clevel clinic photo

Stuart Scott

 

 

I must confess that I am not an avid sports enthusiast. However when I learned of the passing of Stuart Scott I immediately wanted to share some thoughts.

espn_e_sscott_203x114Stuart’s war against cancer represents that battle so many of our young people fight each day. Stuart was diagnosed at the age of 41 years… which in case you didn’t already notice…is pretty young. His passing reminded me of why we do what we do..that is to help others fight the cancer war through supporting AYA CANCER RESEARCH and creating AWARENESS that CANCER is a disease that crosses all ages, social and ethnic groups…and needs to be stopped!

Good people die from cancer every day. Don’t you think it is time for us to find a CURE?

In closing I would like to share a quote from Stuart Scott:

“When you die, it does not mean that you lose to cancer.

You beat cancer by how you live,

why you live,

and in the manner in which you live.”

Have a Wonderful Holiday!

The Steven G AYA Cancer Research Fund would like to wish our supporters a wonderful Holiday Season. Take time to give thanks for all that is good in the world. Hug your family and show them you care.

Peace on Earth and Good Will Towards All Men and Women!

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SEE YOU IN 2015!

SAVE THE DATE: IT’S TIME TO TAKE A BITE OUT OF AYA CANCER!!!

HELLO EVERYONE, 

WE HOPE YOU WILL BE ABLE TO JOIN US ON

SATURDAY, JANUARY 24TH, 2015.

YOUR $40 TICKET

WILL BUY YOU AN EVENING OF

LIVE MUSIC, RAFFLES, SILENT AUCTIONS,

DINNER WITH WINE/BEER/SODA,

COFFEE AND GREEK DESSERTS,

AND AN OPPORTUNITY TO LEARN HOW TO DANCE GREEK!!!

GUEST SPEAKER WILL BE ROBERT PURGERT

(FORMER CANCER WARRIOR AND FUTURE PEDIATRIC ONCOLOGIST)

SO HELP US..

-SUPPORT OUR NEW WELLNESS PROGRAM-

 -SPA PACKAGES FOR YOUNG ADULT CANCER PATIENTS-

-AYA CANCER RESEARCH FELLOWSHIPS-

fundraiserflyer2014-2015-SOCIAL SUPPORT FOR AYA CANCER WARRIORS-

SO…

WE HATE CANCER – BUT WE LOVE YOU!

 

FOR MORE INFORMATION PLEASE CONTACT ANGIE:

ANGIE@FIGHTCONQUERCURE.COM

TO PURCHASE YOUR TICKETS ONLINE

VISIT OUR WEBSITE 

WWW.FIGHTCONQUERCURE.ORG

2014 Adolescent and Young Adult Cancer Symposium

website-logo

 

 

PLEASE JOIN US!!!

SAVE THE DATE!!

OCTOBER 30-31, 2014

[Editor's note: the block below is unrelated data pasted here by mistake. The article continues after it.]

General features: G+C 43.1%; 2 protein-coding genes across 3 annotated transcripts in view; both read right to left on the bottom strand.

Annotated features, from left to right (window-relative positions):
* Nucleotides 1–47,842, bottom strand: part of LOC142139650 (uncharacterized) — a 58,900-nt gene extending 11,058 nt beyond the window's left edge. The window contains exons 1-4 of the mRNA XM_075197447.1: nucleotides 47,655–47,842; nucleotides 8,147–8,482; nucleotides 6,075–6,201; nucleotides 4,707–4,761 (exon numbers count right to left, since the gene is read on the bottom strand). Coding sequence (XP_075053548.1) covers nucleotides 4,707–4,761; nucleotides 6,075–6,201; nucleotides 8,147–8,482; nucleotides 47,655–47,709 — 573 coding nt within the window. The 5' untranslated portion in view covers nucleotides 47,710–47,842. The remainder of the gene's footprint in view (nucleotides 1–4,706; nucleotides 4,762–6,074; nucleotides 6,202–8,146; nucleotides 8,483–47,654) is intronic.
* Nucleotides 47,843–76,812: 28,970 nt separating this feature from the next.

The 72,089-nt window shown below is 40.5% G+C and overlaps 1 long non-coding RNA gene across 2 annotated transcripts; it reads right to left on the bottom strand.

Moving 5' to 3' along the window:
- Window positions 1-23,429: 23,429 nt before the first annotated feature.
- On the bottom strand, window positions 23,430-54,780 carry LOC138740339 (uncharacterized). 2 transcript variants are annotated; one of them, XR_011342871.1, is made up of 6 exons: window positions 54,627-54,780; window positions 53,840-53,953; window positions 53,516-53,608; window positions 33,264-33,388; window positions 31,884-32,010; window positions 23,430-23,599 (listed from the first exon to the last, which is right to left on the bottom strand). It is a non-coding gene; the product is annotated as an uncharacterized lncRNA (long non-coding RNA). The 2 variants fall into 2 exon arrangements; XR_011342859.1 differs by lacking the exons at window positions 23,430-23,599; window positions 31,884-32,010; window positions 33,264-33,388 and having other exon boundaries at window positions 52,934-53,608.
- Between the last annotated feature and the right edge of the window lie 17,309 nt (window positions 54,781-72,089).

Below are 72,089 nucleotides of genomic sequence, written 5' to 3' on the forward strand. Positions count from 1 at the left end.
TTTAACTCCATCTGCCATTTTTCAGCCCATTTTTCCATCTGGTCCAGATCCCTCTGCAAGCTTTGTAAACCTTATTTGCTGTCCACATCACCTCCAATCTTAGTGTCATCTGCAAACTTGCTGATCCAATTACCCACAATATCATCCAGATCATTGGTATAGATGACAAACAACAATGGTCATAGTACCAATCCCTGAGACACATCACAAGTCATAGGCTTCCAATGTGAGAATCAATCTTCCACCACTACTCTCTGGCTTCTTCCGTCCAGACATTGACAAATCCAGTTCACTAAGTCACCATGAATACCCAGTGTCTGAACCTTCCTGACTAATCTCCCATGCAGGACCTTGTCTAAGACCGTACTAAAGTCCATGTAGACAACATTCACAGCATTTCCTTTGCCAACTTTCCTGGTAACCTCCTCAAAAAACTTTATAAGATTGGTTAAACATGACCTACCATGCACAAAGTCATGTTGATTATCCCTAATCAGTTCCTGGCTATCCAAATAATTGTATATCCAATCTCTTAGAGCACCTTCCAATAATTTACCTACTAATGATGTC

IRIS S. & BERT L. WOLSTEIN RESEARCH BUILDING

2103 CORNELL ROAD

CLEVELAND, OHIO 44106

 

The symposium is sponsored by the Angie Fowler Adolescent and Young Adult Cancer Institute at University Hospitals Rainbow Babies & Children’s Hospital, UH Seidman Cancer, Case Comprehensive Cancer Center, and the Oregon Health & Science University Knight Cancer Institute.

(REGISTRATION FORM aya symposium 2014)

The focus of this two-day symposium is advancing AYA-related research, increasing federal funding, and exploration of scientific, clinical and psychological considerations in the AYA population.

KEY NOTE SPEAKER:

Clifton Leaf, Deputy Manager Editor, Fortune Magazine and Author, The Truth In Small Doses – Why We’re Losing the War on Cancer – and How to Win It.

FOR MORE INFORMATION PLEASE CONTACT: AYASYM2014@UHHOSPITALS.ORG 

 

 

Support PAYA Cancer Research. By Robert Purgert (Young Cancer Warrior)

SeptePurgertmber is a special time of year that provides us with the unique opportunity to reflect on the impact that pediatric, adolescent, and young adult (PAYA) cancer has on all of us. As a society, there tends to be a larger focus on adult cancers, due to the volume and publicity associated with them. What PAYA cancer cases lack in volume, however, they more than make up for in the impact that they have on the lives of the individuals going through the struggle, as well as the lives of those around them. However, there are major improvements in PAYA research that can be made which might make all the difference going forward.